permutation property means that only a conservatively designed, well-
trusted block cipher, such as AES, should be used [AES].
If UMAC-AE or VMAC-AE were instantiated using a random function
(producing outputs of length BLOCKLEN) rather than a block cipher,
the privacy properties would be unconditionally guaranteed, meaning
no adversary could distinguish encryptions from random bits. The
authenticity gurantees depend on the length of tag chosen. When
using tags of length 32i, each attempt by an aversary to produce a
new valid (N,H,F,C,T) may succeed with probability of about 1/2^30i.
Because UMAC-AE and VMAC-AE are instantiated with a block cipher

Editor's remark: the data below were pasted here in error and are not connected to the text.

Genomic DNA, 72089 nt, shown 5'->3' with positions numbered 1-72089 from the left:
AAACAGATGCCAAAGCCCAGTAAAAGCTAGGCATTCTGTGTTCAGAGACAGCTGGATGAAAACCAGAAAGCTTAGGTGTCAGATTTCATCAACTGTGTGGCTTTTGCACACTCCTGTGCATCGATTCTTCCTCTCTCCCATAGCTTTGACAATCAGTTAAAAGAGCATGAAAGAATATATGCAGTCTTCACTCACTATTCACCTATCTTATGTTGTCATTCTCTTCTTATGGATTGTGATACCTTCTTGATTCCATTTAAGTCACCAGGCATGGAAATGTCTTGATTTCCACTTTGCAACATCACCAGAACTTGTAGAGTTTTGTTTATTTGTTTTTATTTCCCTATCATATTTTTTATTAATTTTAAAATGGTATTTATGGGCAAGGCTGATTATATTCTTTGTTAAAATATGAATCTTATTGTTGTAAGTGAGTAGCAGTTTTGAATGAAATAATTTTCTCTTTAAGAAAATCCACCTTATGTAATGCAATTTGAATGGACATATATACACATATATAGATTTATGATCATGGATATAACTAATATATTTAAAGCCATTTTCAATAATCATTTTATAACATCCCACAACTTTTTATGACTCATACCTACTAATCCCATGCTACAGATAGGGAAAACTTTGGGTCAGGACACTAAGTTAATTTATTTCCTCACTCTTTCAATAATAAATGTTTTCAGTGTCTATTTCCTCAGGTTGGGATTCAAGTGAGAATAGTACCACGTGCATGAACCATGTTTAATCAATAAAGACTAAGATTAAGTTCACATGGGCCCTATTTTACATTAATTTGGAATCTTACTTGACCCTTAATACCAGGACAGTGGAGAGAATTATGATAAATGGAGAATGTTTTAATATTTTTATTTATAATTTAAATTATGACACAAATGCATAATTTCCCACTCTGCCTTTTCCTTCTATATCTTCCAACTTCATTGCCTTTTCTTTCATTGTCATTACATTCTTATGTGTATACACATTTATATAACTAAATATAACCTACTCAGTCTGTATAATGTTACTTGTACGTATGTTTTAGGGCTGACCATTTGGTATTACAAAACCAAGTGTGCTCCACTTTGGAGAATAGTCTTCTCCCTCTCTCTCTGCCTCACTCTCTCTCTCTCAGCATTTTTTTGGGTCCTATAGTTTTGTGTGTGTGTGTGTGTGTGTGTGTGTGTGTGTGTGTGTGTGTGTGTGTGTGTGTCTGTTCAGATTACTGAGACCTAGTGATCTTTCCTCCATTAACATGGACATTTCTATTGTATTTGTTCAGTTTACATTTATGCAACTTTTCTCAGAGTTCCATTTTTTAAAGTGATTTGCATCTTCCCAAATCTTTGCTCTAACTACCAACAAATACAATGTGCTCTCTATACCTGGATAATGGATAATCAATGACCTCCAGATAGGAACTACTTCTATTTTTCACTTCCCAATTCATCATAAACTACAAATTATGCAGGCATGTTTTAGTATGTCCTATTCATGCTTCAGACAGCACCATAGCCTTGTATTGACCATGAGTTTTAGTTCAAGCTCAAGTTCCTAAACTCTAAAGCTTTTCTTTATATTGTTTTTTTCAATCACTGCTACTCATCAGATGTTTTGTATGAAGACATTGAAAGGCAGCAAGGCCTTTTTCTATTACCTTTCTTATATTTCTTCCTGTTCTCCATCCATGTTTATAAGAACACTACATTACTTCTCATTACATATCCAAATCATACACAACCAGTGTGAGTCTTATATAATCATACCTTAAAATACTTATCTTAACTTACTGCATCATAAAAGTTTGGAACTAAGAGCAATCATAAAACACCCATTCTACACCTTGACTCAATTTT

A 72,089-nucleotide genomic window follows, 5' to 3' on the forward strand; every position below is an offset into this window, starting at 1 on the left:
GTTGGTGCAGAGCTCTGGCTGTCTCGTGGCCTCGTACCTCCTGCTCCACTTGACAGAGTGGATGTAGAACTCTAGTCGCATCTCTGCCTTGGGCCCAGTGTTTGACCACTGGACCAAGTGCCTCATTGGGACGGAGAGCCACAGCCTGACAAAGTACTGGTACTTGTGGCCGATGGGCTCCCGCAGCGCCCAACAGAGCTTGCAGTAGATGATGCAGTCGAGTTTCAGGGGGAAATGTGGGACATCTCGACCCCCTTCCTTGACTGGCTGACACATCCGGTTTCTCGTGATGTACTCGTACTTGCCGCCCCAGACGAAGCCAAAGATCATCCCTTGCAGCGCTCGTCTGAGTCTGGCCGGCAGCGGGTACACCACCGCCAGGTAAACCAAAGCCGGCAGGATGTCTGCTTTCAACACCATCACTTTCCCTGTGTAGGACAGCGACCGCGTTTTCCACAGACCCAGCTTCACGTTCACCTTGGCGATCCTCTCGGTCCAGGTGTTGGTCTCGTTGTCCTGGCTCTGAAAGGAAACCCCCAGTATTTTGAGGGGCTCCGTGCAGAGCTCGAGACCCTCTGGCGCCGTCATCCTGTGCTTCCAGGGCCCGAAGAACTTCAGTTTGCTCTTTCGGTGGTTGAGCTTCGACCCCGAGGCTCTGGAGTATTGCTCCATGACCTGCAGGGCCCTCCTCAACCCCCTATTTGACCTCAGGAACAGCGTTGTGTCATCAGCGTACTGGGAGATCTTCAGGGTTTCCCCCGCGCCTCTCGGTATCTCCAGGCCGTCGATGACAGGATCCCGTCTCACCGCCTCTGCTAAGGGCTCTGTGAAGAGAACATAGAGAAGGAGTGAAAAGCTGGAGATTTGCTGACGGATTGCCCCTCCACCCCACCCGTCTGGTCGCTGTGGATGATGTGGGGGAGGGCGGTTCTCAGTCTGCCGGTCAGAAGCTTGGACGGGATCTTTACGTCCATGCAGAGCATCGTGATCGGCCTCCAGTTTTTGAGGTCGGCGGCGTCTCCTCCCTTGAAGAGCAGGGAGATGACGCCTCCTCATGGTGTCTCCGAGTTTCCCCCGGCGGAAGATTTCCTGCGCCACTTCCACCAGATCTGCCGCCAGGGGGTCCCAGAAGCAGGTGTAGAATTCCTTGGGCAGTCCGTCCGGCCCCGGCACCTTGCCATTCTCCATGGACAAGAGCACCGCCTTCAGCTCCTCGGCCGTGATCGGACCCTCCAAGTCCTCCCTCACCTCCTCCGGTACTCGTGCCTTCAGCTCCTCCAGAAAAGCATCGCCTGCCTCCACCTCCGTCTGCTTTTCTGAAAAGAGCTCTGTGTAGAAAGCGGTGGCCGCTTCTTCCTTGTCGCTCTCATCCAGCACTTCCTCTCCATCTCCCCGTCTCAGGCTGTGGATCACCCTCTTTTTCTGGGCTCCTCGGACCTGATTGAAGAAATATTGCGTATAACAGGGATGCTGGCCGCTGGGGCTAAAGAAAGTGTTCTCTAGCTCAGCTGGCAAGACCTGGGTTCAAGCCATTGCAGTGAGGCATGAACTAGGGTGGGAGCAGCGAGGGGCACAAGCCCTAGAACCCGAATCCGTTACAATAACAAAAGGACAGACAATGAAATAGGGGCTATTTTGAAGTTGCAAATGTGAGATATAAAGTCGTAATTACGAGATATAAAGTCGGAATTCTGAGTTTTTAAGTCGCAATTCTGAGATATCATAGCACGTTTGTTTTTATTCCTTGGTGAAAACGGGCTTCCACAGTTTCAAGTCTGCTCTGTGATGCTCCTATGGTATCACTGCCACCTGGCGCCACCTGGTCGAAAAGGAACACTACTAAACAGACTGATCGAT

rather than a random function, one must add to an adversary's
probabilty of successful attack a term which measures how well the
block cipher approximates a random function. Over s invocations, an
adversary has about (s^2 / 2^BLOCKLEN + delta) probability of
distinguishing the output as coming from a random function or a
randomly-keyed block cipher, where s^2 / 2^BLOCKLEN is a birthday
bound and delta measures the quality of the block cipher used. For a
well-designed block cipher, delta will be insignificant. To esimate
an attackers chance of success one thus needs to evaluate (s^2 /
2^BLOCKLEN) + n/(2^30i) where s is the total number of block-cipher
calls (one for each BLOCKLEN bits of data encrypted plus one for each
tag generated) and n is the number of forgery attempts allowed. As a
concrete example, if one was using AES and 64-bit tags, and wanted a
successful attack to happen with probability no more than 1/2^40,
then it would suffice to keep both (s^2 / 2^128) and n/(2^60) less
than 1/2^41, which occurs when no more than 2^43 block-cipher calls
or 2^19 forgery attempts are made.
It is crucial that nonces are not allowed to repeat during encryption